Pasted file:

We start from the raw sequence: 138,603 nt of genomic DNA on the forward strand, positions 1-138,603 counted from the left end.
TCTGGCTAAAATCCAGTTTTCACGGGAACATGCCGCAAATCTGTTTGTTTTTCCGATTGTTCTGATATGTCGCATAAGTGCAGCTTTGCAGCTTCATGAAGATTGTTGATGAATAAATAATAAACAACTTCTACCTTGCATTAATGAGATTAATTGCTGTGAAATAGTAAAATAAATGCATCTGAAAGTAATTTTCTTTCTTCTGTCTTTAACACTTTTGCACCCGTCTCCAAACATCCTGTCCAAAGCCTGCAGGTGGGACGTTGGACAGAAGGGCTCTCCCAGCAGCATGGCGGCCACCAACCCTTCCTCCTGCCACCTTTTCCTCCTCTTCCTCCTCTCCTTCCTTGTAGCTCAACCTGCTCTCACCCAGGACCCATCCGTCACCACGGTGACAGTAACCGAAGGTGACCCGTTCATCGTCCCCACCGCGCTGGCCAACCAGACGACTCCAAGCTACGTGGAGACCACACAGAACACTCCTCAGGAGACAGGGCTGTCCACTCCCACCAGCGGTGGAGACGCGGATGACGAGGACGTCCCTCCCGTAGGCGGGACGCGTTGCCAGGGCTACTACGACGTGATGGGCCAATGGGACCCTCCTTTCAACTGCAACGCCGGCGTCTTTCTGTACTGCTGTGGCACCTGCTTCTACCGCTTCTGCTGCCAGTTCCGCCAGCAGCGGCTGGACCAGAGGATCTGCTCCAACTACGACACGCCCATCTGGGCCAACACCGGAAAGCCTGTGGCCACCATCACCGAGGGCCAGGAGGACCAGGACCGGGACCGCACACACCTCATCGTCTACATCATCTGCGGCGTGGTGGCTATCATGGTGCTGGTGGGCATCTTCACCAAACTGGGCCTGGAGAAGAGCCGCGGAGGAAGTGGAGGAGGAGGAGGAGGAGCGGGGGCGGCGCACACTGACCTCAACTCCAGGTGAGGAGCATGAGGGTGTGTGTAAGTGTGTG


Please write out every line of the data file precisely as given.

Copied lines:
We start from the raw sequence: 138,603 nt of genomic DNA on the forward strand, positions 1-138,603 counted from the left end.
TCTGGCTAAAATCCAGTTTTCACGGGAACATGCCGCAAATCTGTTTGTTTTTCCGATTGTTCTGATATGTCGCATAAGTGCAGCTTTGCAGCTTCATGAAGATTGTTGATGAATAAATAATAAACAACTTCTACCTTGCATTAATGAGATTAATTGCTGTGAAATAGTAAAATAAATGCATCTGAAAGTAATTTTCTTTCTTCTGTCTTTAACACTTTTGCACCCGTCTCCAAACATCCTGTCCAAAGCCTGCAGGTGGGACGTTGGACAGAAGGGCTCTCCCAGCAGCATGGCGGCCACCAACCCTTCCTCCTGCCACCTTTTCCTCCTCTTCCTCCTCTCCTTCCTTGTAGCTCAACCTGCTCTCACCCAGGACCCATCCGTCACCACGGTGACAGTAACCGAAGGTGACCCGTTCATCGTCCCCACCGCGCTGGCCAACCAGACGACTCCAAGCTACGTGGAGACCACACAGAACACTCCTCAGGAGACAGGGCTGTCCACTCCCACCAGCGGTGGAGACGCGGATGACGAGGACGTCCCTCCCGTAGGCGGGACGCGTTGCCAGGGCTACTACGACGTGATGGGCCAATGGGACCCTCCTTTCAACTGCAACGCCGGCGTCTTTCTGTACTGCTGTGGCACCTGCTTCTACCGCTTCTGCTGCCAGTTCCGCCAGCAGCGGCTGGACCAGAGGATCTGCTCCAACTACGACACGCCCATCTGGGCCAACACCGGAAAGCCTGTGGCCACCATCACCGAGGGCCAGGAGGACCAGGACCGGGACCGCACACACCTCATCGTCTACATCATCTGCGGCGTGGTGGCTATCATGGTGCTGGTGGGCATCTTCACCAAACTGGGCCTGGAGAAGAGCCGCGGAGGAAGTGGAGGAGGAGGAGGAGGAGCGGGGGCGGCGCACACTGACCTCAACTCCAGGTGAGGAGCATGAGGGTGTGTGTAAGTGTGTG